Julian Hofmann and colleagues have demonstrated quantum entanglement for two atoms 20 meters apart and devised a way for the atoms to signal their entanglement. The feat is a major step forward for the study of quantum entanglement and the development of practical applications such as quantum computing and communications networks. Quantum entanglement is sometimes known as “spooky action at a distance”; two particles’ quantum properties are so tightly linked, even when the particles are far apart, that one particle’s quantum state changes when its partner’s quantum state is measured. But for entanglement to have any practical applications, the scientists need to know when the entangled state first occurs. To create this “heralded entanglement,” the researchers excited two single rubidium atoms in different laboratory rooms 20 meters apart. The procedure produced an entangled atom-photon pair in each room, which was used to entangle the atoms. Detection of the photons in a specific state was the “announcement” that allowed the researchers to know the two atoms were entangled. In a related Perspective, Jürgen Volz and Arno Rauschenbeutel discuss the experiment’s implications for probing fundamental questions in quantum mechanics.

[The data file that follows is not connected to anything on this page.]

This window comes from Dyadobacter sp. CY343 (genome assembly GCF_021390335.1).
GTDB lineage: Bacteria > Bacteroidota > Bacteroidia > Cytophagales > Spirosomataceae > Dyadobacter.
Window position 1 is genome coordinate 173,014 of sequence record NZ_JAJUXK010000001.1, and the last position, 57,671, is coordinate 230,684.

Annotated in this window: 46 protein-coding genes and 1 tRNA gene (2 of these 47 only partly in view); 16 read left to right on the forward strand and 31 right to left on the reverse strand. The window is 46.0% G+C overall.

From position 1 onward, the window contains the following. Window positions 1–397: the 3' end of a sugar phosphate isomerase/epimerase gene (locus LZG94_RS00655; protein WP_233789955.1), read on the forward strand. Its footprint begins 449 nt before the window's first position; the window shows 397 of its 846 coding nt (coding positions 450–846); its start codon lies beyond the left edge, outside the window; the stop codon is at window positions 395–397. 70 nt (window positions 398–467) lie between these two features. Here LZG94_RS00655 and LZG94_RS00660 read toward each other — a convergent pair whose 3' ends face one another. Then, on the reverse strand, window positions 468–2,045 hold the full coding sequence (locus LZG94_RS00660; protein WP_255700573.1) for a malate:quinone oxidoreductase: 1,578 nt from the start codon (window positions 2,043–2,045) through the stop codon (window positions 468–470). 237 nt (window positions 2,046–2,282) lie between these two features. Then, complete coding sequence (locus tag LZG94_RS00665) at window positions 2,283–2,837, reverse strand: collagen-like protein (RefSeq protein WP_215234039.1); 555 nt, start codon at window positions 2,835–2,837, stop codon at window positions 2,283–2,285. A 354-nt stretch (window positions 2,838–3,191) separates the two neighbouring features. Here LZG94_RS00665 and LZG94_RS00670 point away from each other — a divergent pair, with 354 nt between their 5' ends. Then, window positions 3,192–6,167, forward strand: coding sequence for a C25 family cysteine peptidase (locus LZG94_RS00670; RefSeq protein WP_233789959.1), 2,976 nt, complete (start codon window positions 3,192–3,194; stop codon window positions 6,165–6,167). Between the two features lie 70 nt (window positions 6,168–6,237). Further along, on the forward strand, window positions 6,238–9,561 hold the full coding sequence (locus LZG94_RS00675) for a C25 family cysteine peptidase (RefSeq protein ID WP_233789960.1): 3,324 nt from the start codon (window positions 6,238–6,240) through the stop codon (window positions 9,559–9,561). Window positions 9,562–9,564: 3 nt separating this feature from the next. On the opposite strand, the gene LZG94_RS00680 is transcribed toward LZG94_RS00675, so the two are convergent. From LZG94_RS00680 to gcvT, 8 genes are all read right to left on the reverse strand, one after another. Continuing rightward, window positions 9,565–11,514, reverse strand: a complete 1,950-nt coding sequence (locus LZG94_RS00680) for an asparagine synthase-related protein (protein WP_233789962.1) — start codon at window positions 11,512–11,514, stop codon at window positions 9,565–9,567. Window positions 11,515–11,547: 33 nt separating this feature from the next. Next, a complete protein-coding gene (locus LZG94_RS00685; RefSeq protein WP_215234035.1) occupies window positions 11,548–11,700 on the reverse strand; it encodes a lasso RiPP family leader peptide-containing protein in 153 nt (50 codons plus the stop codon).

Article #8: "Heralded Entanglement Between Widely Separated Atoms," by J. Hofmann; M. Krug; N. Ortegel; L. Gérard; M. Weber; W. Rosenfeld; H. Weinfurter at Ludwig-Maximilians Universität München in München, Germany; W. Rosenfeld; H. Weinfurter at Max-Planck Institut für Quantenoptik in Garching, Germany.